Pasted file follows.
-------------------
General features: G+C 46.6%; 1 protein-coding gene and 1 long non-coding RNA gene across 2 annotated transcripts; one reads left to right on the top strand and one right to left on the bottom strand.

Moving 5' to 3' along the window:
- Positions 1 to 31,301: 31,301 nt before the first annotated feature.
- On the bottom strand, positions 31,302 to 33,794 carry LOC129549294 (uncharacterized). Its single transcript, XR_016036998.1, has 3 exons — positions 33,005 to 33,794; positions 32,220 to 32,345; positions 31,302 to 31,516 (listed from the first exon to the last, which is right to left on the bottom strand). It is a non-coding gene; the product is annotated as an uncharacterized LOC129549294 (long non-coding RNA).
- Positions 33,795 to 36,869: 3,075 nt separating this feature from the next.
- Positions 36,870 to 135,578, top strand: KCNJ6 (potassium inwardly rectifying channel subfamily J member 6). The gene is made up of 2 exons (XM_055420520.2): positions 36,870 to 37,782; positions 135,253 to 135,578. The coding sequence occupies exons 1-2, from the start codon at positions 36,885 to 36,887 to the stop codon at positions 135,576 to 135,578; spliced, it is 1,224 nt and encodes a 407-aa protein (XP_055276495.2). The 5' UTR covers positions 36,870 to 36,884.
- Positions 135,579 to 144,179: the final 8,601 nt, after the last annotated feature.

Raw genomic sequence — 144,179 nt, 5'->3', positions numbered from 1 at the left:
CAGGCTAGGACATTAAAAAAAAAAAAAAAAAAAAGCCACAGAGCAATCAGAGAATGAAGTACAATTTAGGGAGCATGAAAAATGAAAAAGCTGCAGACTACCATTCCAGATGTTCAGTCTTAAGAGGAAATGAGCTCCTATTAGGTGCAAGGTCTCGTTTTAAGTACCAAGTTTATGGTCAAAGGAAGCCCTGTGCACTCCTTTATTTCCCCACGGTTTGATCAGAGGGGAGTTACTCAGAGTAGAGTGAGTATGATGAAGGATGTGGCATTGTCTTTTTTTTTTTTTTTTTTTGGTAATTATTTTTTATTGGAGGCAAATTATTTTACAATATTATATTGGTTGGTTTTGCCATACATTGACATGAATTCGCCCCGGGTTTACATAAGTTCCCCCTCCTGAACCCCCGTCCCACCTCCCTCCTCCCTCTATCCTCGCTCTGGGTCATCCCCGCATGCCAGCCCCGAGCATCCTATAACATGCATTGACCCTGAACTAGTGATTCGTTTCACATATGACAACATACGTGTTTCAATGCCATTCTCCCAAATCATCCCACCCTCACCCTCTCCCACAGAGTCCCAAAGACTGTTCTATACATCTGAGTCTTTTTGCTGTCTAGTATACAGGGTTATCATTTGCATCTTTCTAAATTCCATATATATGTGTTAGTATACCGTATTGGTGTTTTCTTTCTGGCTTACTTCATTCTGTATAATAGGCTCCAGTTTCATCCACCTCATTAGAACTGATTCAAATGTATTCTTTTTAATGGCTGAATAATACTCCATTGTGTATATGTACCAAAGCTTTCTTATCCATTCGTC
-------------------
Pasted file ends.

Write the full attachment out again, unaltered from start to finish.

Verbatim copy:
General features: G+C 46.6%; 1 protein-coding gene and 1 long non-coding RNA gene across 2 annotated transcripts; one reads left to right on the top strand and one right to left on the bottom strand.

Moving 5' to 3' along the window:
- Positions 1 to 31,301: 31,301 nt before the first annotated feature.
- On the bottom strand, positions 31,302 to 33,794 carry LOC129549294 (uncharacterized). Its single transcript, XR_016036998.1, has 3 exons — positions 33,005 to 33,794; positions 32,220 to 32,345; positions 31,302 to 31,516 (listed from the first exon to the last, which is right to left on the bottom strand). It is a non-coding gene; the product is annotated as an uncharacterized LOC129549294 (long non-coding RNA).
- Positions 33,795 to 36,869: 3,075 nt separating this feature from the next.
- Positions 36,870 to 135,578, top strand: KCNJ6 (potassium inwardly rectifying channel subfamily J member 6). The gene is made up of 2 exons (XM_055420520.2): positions 36,870 to 37,782; positions 135,253 to 135,578. The coding sequence occupies exons 1-2, from the start codon at positions 36,885 to 36,887 to the stop codon at positions 135,576 to 135,578; spliced, it is 1,224 nt and encodes a 407-aa protein (XP_055276495.2). The 5' UTR covers positions 36,870 to 36,884.
- Positions 135,579 to 144,179: the final 8,601 nt, after the last annotated feature.

Raw genomic sequence — 144,179 nt, 5'->3', positions numbered from 1 at the left:
CAGGCTAGGACATTAAAAAAAAAAAAAAAAAAAAGCCACAGAGCAATCAGAGAATGAAGTACAATTTAGGGAGCATGAAAAATGAAAAAGCTGCAGACTACCATTCCAGATGTTCAGTCTTAAGAGGAAATGAGCTCCTATTAGGTGCAAGGTCTCGTTTTAAGTACCAAGTTTATGGTCAAAGGAAGCCCTGTGCACTCCTTTATTTCCCCACGGTTTGATCAGAGGGGAGTTACTCAGAGTAGAGTGAGTATGATGAAGGATGTGGCATTGTCTTTTTTTTTTTTTTTTTTTGGTAATTATTTTTTATTGGAGGCAAATTATTTTACAATATTATATTGGTTGGTTTTGCCATACATTGACATGAATTCGCCCCGGGTTTACATAAGTTCCCCCTCCTGAACCCCCGTCCCACCTCCCTCCTCCCTCTATCCTCGCTCTGGGTCATCCCCGCATGCCAGCCCCGAGCATCCTATAACATGCATTGACCCTGAACTAGTGATTCGTTTCACATATGACAACATACGTGTTTCAATGCCATTCTCCCAAATCATCCCACCCTCACCCTCTCCCACAGAGTCCCAAAGACTGTTCTATACATCTGAGTCTTTTTGCTGTCTAGTATACAGGGTTATCATTTGCATCTTTCTAAATTCCATATATATGTGTTAGTATACCGTATTGGTGTTTTCTTTCTGGCTTACTTCATTCTGTATAATAGGCTCCAGTTTCATCCACCTCATTAGAACTGATTCAAATGTATTCTTTTTAATGGCTGAATAATACTCCATTGTGTATATGTACCAAAGCTTTCTTATCCATTCGTC